That brings us to another major topic which we explored (or rather, debated). Is this book actually a novel, organized along the principles of "a beginning, development, and resolution," or is it rather a loose collection of stories with some recurring characters (the narrator is always there, since it is written in the first person, and often with Almira Todd)? Both points of view had advocates. People supporting the latter position argued that most chapters have the narrator meet a new character, who then proceeds to recount her or his personal experiences "almost in the form of a monologue."

A couple of our members noted that the book "feels more like an organic novel" if you read it in conjunction with the four supplemental stories which Jewett wrote after its publication, and which are included in some editions (and the free online edition). Originally appearing in the Atlantic Monthly, they are: "The Queen's Twin" (February 1899), "A Dunnet Shepherdess" (December 1899), "The Foreigner" (August 1900), and "William's Wedding" (published posthumously in 1910). These stories continue, and many people said brought to a satisfying conclusion, the key stories of Mrs. Todd's brother William, and especially that of Mrs. Todd and the narrator.

Before summarizing more of the discussion, here is a representative passage - from Chapter 20 ("Along Shore") - to give you a sense of Jewett's technique. The following two-paragraph excerpt shows her playing with gender stereotypes (the person the narrator visits, Mr. Tilley, is a fisherman whom she finds knitting). It also shows her use of a counterpoint of perspectives, with the narrator finding her assumptions ("I could imagine") undercut by the widower's simple but heartfelt reminiscences inspired by the room they are in ("'You see for yourself'"). In addition to the very different manners of speech (Jewett meticulously recreates the man's dialect), there is the contrast of the narrator's "cinematic" use of a stream of many images with Mr. Tilley's tight focus:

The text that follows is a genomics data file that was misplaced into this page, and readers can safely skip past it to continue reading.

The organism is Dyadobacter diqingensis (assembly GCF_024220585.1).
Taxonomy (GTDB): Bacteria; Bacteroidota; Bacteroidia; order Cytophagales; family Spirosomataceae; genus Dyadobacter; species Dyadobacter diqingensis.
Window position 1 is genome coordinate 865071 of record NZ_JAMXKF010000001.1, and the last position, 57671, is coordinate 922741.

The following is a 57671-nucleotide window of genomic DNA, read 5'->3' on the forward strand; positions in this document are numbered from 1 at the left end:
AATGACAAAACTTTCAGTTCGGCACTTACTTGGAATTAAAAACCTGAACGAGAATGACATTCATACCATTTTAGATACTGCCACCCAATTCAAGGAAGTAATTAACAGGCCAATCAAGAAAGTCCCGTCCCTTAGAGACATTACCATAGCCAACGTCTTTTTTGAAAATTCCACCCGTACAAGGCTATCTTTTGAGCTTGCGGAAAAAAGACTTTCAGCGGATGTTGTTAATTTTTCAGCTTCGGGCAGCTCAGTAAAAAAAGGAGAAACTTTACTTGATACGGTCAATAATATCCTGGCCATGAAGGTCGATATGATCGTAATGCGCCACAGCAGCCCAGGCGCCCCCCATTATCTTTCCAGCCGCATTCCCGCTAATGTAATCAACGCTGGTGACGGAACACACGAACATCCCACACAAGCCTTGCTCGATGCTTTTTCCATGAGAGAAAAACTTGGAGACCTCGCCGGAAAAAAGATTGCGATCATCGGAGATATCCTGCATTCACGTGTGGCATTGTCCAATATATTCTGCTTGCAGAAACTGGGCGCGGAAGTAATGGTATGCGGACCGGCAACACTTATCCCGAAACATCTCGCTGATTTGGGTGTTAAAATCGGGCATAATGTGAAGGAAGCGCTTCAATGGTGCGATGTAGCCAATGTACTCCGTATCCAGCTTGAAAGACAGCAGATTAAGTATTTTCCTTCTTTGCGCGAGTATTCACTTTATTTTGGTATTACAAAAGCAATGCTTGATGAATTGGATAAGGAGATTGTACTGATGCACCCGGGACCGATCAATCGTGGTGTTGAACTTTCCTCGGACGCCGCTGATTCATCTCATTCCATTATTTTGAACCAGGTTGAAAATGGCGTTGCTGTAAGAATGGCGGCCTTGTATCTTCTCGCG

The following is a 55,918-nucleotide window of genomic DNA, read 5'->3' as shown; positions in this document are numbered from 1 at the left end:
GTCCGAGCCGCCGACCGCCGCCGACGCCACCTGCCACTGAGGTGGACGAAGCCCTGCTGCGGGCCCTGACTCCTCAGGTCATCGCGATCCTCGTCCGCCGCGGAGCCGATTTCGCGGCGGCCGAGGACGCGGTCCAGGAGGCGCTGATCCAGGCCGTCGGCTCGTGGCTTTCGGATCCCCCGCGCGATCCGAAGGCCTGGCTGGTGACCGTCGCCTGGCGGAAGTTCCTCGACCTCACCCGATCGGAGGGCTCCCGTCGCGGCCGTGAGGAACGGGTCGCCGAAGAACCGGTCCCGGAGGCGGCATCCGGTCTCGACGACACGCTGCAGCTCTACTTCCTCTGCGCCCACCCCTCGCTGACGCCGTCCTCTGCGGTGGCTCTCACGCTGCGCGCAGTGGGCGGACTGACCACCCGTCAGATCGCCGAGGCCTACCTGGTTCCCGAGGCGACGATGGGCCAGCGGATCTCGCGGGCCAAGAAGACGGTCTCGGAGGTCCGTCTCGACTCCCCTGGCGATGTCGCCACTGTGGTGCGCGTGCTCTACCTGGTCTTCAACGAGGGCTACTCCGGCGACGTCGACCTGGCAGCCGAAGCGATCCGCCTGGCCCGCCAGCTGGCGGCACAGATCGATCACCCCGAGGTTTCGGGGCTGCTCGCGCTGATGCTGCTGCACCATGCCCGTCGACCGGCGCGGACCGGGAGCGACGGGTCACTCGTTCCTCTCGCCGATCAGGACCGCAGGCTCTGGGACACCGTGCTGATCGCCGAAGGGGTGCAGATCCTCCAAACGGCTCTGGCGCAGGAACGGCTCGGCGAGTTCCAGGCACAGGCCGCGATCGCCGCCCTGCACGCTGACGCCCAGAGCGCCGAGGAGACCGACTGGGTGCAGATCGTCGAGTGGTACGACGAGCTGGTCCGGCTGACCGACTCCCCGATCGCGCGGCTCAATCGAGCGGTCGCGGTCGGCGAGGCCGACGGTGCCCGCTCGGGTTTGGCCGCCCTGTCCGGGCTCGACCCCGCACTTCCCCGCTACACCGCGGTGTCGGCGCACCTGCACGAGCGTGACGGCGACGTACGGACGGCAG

"This was what [my late wife] called the best room; in this way," he said presently, laying his knitting on the table, and leading the way across the front entry and unlocking a door, which he threw open with an air of pride. The best room seemed to me a much sadder and more empty place than the kitchen; its conventionalities lacked the simple perfection of the humbler room and failed on the side of poor ambition; it was only when one remembered what patient saving, and what high respect for society in the abstract go to such furnishing that the little parlor was interesting at all. I could imagine the great day of certain purchases, the bewildering shops of the next large town, the aspiring anxious woman, the clumsy sea-tanned man in his best clothes, so eager to be pleased, but at ease only when they were safe back in the sail-boat again, going down the bay with their precious freight, the hoarded money all spent and nothing to think of but tiller and sail. I looked at the unworn carpet, the glass vases on the mantelpiece with their prim bunches of bleached swamp grass and dusty marsh rosemary, and I could read the history of Mrs. Tilley's best room from its very beginning.